Dr. Dayna McCarthy, who specializes in sports and regenerative medicine at the Icahn School of Medicine at New York’s Mount Sinai hospital, told MarketWatch that there’s scientific evidence that the chemical compounds (aka cannabinoids, such as THC and CBD) in cannabis can reduce pain and inflammation, as well as activate receptors in the brain that mimic feel-good endorphins and dopamine receptors. In other words, a THC-high could mimic a natural runner’s high. “Cannabinoids have the propensity to heighten what is already happening in the body; exercise releases endorphins, and patients may feel even better or more positive after exercising when they ingest cannabis substances,” she said.
“It’s counterintuitive, but there have been some studies to show that [cannabis] can help motivate you,” she added. “And there have been some studies that show cannabinoids can be beneficial in reducing anxiety,” which can improve athletic performance. And as for recovery, “CBD (cannabidiol) has properties that can decrease inflammation, and some studies have shown that it can decrease delayed onset muscle soreness,” she added, “which can ease pain, stiffness and inflammation.”
Recreational marijuana use is now legal in 10 states, and medicinal use is allowed in 21 more. And cannabis use has become more acceptable in society: Barclays estimates the U.S. cannabis market would be $28 billion if it was legalized today, hitting $41 billion by 2028, while the CBD market is expected to hit $2.1 billion in consumer sales by next year. But medical experts note that more studies are needed to fill the research gap on the effects of marijuana on sports and exercise; indeed, most studies are on animals, not humans.
And this new report didn’t analyze exactly how much cannabis these exercisers were taking, or what form they ingested it in (ie., smoking it, vaping it or consuming edibles). Cannabis users weren’t compared to non-users, so while marijuana may have spurred them to exercise more, it’s unclear whether they actually performed better or worked out more often than exercisers who don’t use the drug. Only 38% of those who used cannabis shortly before workouts in this study said it improved their performance, after all. Still, the World Anti-Doping Agency has banned athletes from using the substance because of its potential to improve performance.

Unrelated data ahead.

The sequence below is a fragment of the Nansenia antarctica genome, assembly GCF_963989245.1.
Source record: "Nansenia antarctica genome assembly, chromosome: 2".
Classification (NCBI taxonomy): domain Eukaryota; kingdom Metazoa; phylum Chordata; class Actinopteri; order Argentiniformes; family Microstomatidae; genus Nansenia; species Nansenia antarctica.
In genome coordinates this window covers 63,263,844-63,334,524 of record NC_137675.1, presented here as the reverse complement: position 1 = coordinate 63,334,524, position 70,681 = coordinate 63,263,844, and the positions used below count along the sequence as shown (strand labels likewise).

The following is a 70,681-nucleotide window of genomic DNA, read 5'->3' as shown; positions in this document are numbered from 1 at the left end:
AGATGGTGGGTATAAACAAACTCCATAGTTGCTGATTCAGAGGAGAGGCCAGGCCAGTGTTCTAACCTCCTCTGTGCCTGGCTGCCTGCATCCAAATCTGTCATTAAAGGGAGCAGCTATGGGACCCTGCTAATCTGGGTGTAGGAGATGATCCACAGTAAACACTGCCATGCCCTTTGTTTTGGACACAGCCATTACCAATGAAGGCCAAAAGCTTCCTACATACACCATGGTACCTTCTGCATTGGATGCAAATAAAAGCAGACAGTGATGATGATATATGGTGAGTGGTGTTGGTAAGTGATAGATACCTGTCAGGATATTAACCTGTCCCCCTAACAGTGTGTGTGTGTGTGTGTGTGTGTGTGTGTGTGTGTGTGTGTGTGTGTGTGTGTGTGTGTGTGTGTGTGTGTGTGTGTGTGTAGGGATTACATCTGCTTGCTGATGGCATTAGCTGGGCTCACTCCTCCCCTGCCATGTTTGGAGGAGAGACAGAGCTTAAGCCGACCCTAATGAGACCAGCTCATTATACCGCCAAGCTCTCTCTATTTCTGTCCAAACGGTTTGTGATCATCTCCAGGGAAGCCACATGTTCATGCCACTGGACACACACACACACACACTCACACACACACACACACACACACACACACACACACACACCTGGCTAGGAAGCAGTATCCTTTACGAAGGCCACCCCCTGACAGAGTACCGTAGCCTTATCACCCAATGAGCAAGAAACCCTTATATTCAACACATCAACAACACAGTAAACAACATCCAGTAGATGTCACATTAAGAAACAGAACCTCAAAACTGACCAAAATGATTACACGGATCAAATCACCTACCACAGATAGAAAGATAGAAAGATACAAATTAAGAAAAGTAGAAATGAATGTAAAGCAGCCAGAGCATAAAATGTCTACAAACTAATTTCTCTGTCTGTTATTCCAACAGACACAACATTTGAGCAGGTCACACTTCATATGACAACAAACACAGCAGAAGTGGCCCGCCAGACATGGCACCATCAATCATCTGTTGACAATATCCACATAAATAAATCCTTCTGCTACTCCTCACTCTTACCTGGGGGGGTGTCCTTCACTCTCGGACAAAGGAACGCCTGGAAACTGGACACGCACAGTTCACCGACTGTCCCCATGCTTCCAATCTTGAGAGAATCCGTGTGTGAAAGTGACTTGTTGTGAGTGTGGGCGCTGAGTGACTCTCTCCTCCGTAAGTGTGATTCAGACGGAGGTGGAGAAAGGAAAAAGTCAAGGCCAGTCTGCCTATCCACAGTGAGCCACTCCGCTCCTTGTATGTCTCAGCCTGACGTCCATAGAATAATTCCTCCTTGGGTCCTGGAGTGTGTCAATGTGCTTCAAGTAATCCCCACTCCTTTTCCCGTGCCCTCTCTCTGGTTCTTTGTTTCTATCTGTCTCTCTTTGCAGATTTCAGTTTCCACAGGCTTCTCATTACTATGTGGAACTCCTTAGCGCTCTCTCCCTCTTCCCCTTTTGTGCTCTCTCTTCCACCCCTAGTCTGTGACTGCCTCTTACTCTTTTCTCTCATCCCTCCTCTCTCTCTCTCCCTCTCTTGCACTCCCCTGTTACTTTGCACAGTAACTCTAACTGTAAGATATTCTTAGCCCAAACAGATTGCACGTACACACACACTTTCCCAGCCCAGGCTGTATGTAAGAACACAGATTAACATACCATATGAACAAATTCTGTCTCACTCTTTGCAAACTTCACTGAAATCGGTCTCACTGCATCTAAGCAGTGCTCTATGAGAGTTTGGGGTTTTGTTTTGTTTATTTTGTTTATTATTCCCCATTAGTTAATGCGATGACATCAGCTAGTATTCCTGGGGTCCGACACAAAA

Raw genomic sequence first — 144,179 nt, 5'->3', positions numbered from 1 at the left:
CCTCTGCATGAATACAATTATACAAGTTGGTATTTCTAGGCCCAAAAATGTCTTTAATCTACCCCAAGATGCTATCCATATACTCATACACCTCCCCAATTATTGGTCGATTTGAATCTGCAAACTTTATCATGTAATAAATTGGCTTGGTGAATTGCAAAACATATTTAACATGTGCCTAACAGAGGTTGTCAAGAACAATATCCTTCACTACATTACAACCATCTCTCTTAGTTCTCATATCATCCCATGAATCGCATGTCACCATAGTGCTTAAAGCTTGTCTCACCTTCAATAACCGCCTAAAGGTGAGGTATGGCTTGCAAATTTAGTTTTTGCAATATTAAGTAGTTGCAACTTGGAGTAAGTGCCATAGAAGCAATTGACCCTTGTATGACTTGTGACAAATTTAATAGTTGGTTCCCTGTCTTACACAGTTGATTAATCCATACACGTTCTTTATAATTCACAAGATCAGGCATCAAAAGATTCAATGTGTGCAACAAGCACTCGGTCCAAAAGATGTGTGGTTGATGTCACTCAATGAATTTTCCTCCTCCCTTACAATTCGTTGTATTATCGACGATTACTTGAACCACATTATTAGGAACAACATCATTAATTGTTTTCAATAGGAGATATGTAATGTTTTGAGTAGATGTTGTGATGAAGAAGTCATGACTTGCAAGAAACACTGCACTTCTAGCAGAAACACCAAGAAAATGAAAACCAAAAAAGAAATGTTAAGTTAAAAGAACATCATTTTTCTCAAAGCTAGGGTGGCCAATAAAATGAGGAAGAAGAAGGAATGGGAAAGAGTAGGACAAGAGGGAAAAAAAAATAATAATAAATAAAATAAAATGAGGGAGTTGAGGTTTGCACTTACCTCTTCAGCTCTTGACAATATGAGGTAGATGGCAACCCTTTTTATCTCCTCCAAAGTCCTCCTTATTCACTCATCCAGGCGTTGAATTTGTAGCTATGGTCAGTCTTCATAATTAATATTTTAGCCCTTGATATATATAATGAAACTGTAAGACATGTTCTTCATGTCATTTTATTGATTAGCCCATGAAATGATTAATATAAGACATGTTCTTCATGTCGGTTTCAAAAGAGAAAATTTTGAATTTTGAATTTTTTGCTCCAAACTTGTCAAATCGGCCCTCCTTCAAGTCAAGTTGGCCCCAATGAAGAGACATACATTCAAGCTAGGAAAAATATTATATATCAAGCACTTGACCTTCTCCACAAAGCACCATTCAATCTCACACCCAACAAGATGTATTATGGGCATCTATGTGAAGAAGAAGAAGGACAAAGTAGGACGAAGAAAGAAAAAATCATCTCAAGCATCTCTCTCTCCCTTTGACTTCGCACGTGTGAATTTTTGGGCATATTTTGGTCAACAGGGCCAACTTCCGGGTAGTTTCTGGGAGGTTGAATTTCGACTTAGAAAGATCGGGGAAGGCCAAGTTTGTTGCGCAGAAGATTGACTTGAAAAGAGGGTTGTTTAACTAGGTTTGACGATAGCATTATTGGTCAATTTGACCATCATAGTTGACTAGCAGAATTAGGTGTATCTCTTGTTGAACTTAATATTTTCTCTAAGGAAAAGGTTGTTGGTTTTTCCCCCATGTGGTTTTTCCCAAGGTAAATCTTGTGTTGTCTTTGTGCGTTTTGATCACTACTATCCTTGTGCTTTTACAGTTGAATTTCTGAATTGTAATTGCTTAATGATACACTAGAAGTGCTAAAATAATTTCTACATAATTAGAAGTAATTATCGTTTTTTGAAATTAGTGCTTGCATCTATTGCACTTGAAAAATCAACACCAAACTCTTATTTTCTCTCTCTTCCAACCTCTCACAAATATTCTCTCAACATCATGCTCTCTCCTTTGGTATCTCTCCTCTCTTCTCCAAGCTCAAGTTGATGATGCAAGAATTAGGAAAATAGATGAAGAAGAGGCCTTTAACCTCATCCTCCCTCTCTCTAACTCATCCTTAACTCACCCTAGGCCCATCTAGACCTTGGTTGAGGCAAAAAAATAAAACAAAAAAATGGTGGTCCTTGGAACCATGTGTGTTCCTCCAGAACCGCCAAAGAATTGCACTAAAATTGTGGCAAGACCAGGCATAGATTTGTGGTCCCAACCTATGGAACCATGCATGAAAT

What’s more, the new study didn’t ask about any downsides to working out on weed, such as getting injured from exercising while under the influence. There’s a reason it’s illegal to drive under the influence of marijuana, even in states where it is legal: The National Highway Traffic Safety Administration notes that, “the more difficult and unpredictable the task, the more likely marijuana will impair [mental and motor] performance.”
So both Bryan and Dr. McCarthy stopped short of advising people to start supplementing their exercise routine with cannabis products. “I am not recommending the use of this for individuals that exercise as part of their regimen, unless of course they are being seen by a physician,” Dr. McCarthy said. “This is a mind-altering substance, and everyone’s brain is different … so [different doses of different strains on different people] can affect each person very differently. And we don’t know if this can interact with other medications.”